Magazine article Talent Development

Putting the Focus on Coaching: Sandy Spring Bank Sought to Boost Engagement Companywide and Knew That Managers Would Need to Play a Starring Role

Magazine article Talent Development

Putting the Focus on Coaching: Sandy Spring Bank Sought to Boost Engagement Companywide and Knew That Managers Would Need to Play a Starring Role

Article excerpt

Who is responsible for reinforcing company culture? What role does a manager play? According to employees, the role a manager plays may be the most important one. When Sandy Spring Bank found itself struggling to deliver on its brand promise, it looked to leverage the impact of coaching on employee engagement and performance.

Our story

The year was 1868 and the United States was rebuilding in the aftermath of the Civil War. The town of Sandy Spring, Maryland, was a small, Quaker community located about 25 miles from Washington, D.C. A group of local businessmen and townspeople wanted to establish their own community-based financial institution independent of the influences of the District of Columbia and Baltimore. The bank would serve the interests of all people in their community, and be staffed and managed by those who lived and worked there.

Today, Sandy Spring Bank is the oldest, largest, independent community bank headquartered in Maryland. We have a 46-branch network and employ more than 700 employees. Our dedication to serving the needs of our community has remained virtually unchanged for nearly 150 years.

During the past 20 years, Sandy Spring has experienced record growth through acquisitions and branch expansion. We sit in one of the most affluent and heavily "banked" areas of the United States. While we were growing, our community bank competitors were being gobbled up left and right by the large banks.

Bank mergers make economic sense when the banks combine operations and reduce staff. As a result, there was no shortage of talent for Sandy Spring Bank to recruit and fuel the growth. These new hires brought with them not only their considerable work experience, but also their own banking cultures. The result was a melting pot of banking cultures trying to co-exist within an organization that prided itself in its unified approach to providing remarkable client service.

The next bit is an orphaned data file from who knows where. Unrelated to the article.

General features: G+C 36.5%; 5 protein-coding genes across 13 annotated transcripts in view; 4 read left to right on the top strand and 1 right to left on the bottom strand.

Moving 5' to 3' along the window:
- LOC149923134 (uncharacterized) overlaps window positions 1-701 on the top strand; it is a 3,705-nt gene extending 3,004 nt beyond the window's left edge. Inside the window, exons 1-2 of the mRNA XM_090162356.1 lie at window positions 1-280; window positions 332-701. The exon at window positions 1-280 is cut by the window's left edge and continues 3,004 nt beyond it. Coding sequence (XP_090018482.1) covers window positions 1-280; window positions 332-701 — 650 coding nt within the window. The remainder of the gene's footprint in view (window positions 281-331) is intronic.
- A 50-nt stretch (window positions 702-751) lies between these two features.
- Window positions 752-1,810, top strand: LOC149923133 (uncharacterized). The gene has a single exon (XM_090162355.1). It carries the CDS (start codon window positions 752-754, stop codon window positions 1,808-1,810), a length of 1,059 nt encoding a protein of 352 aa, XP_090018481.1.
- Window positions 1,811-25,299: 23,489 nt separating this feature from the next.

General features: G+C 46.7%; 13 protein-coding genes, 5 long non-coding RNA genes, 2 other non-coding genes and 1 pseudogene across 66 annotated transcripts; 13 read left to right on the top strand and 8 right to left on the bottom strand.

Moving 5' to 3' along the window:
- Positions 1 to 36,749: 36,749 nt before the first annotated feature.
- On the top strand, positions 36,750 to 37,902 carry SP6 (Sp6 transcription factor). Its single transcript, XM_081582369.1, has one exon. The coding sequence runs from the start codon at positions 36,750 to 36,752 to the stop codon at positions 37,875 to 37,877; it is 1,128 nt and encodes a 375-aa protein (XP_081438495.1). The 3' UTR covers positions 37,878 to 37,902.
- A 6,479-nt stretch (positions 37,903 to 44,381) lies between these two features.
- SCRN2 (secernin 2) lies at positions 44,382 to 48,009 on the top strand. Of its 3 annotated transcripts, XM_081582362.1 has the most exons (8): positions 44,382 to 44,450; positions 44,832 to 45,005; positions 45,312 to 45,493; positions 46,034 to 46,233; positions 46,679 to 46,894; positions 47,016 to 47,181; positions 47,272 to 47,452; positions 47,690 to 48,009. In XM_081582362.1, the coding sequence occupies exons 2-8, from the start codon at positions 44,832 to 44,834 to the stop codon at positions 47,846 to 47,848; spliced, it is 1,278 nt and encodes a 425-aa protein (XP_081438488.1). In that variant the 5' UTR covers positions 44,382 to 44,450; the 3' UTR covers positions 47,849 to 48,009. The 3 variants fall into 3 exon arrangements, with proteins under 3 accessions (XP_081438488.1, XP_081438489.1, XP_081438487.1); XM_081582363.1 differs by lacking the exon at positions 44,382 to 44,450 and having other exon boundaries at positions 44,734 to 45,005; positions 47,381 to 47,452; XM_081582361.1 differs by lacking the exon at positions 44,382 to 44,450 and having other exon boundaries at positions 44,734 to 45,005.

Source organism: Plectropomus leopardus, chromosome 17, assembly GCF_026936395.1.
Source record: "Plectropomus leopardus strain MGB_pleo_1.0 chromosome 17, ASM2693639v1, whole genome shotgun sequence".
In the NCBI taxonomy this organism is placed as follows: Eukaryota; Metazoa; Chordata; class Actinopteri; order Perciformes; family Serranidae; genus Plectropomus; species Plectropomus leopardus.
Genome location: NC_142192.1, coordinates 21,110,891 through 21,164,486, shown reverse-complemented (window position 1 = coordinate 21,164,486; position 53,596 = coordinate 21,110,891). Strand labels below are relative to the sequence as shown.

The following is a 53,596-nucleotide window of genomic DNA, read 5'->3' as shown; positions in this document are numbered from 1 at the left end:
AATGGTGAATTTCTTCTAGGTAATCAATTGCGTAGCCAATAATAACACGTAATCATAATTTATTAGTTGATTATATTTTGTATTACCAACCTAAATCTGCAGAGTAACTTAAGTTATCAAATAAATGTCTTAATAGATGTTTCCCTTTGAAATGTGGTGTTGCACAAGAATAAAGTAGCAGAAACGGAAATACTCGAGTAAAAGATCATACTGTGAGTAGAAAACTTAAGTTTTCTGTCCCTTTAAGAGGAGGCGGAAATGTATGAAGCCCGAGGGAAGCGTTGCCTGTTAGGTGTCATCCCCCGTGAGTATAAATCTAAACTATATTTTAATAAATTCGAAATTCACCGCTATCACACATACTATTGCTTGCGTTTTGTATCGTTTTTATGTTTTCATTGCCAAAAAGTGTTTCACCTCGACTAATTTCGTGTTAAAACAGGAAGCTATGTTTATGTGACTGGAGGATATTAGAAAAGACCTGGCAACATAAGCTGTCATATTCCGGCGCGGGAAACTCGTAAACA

As stressed as our internal culture was, the external environment added a multitude of serious challenges. Banks felt the impact of the recession particularly hard. Record low interest rates put pressure on profit margins and stock prices. Business owners found themselves unable to meet credit obligations and banks had to write off billions in bad debts. Bank service charges came under fire from consumer groups and Congress. Finally, the mortgage crisis and "too big to fail" caused consumer confidence in banks, all banks, to hit an all-time low.

The solution

To emerge from the crisis stronger than when we entered it, we needed to re- engage and reinvigorate our employees around delivering a consistently remarkable client experience. A critical component of this process would be for the bank to provide a remarkable employee experience. Employees will only treat their clients as well as they are treated.

Logic dictates that if you want to know what kind of experience your employees are having, ask them-so we conducted a "Voice of the Employee" survey. The results reaffirmed the important role of the immediate supervisor in employee engagement. Our employees told us loud and clear that they wanted more regular performance feedback and more career development opportunities. A strong manager in the role of coach can provide both of these.

Although our retail branches had a highly structured monthly coaching process in place for sales and service results, there was no consistent coaching happening elsewhere in the bank. We would have to "sell" the need for a coaching program by making it relevant to business results and obtaining an executive sponsor.

We developed the concept of a certification program and selected metrics tied to our client experience strategy. We secured our executive sponsor and were given the go-ahead for a pilot as long as we limited our expenses largely to in-house resources. Development of the FOCUS Coach Certification program took more than eight months. …

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